US scientist to look at dioxin claims

Oct 27, 2006

Pete Hodgson

Pete Hodgson

A scientist at the University of California will review forensic accountant John Leonard’s work on dioxin levels at a New Plymouth chemical plant, Health Minister Pete Hodgson told Parliament yesterday.

In a TV3 documentary shown on Monday night, Mr Leonard said high levels of dioxin contamination at the Ivon Watkins-Dow factory in Paritutu were obscured by poor methodology in last year’s Ministry of Health report.

Ivon Watkins-Dow, now called DowAgro Sciences, made the herbicide 2,4,5-T from 1962 to 1987. A byproduct of the manufacturing process was TCDD, a type of dioxin.

Dioxins are chemicals that can cause birth defects, diabetes and some rare forms of cancer.

Campaigners say residents who lived near the plant at the time should be tested for health problems associated with exposure, and genetic damage.

Mr Hodgson, answering questions from Maori Party co-leader Tariana Turia, said Mr Leonard had made serious claims and he had instructed the ministry to have his report independently reviewed.

“This review will be carried out by Dr Allan Smith of the University of California at Berkley,” he said.

The review would assess the accuracy of Mr Leonard’s work and the results would be made public.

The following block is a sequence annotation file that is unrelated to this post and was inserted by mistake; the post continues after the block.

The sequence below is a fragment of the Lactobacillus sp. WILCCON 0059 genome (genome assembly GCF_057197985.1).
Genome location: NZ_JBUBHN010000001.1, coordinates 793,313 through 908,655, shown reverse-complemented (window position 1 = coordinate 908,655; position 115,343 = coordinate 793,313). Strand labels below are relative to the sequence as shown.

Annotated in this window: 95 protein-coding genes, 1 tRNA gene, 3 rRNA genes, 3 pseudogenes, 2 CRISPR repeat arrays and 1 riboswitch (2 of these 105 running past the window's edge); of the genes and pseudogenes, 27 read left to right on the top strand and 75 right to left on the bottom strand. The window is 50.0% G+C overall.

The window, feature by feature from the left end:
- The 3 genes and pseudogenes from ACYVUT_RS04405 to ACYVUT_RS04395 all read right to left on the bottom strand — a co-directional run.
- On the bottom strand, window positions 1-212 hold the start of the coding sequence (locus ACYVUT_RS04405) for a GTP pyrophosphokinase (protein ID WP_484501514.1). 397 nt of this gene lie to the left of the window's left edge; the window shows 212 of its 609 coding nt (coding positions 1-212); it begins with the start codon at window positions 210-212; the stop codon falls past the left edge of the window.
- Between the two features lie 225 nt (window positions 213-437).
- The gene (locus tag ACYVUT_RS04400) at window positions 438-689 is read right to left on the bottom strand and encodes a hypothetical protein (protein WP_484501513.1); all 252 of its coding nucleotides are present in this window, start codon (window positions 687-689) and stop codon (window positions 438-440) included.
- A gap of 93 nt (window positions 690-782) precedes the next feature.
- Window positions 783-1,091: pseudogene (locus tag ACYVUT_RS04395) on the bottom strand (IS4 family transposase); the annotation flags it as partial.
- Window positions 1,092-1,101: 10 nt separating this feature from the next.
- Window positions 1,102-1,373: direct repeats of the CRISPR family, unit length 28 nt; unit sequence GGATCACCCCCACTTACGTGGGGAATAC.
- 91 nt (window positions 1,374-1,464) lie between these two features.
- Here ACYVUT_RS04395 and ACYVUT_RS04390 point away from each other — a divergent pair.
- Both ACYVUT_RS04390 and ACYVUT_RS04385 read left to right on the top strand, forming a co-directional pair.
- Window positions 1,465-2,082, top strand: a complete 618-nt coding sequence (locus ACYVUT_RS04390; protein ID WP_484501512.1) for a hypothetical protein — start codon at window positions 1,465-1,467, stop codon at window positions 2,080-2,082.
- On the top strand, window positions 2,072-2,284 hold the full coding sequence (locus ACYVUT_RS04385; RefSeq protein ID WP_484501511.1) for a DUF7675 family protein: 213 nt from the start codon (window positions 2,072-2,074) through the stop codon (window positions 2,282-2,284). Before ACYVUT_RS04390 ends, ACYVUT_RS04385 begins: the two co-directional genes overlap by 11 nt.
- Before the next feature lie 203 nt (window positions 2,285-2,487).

“The gentleman raises valid questions,” Mr Hodgson said.

The Ministry of Health said it stood by last year’s report, which was carried out by the Institute of Environmental Science and Research.

ESR’s general manager of environmental health, Fiona Thomson-Carter, said the study methodology and findings were reviewed by scientists regarded as leaders in their field and it was confident in the report.

A ministry senior adviser for public health medicine, Douglas Lush, said both agencies were surprised by allegations of a cover-up.

ESR and the ministry had gone to considerable lengths to inform the community and all recent reports were publicly available on the ministry website, he said.

The only portion of the report the ministry did not release contained information about the participants in the study it had promised to withhold.

TV3 had sought this information and the Office of the Ombudsmen was currently deciding whether it should be released.

The review is expected to take two weeks.

NZPA | Oct 27, 2006  | nzherald.co.nz | NEWS-2006-M10-27-002
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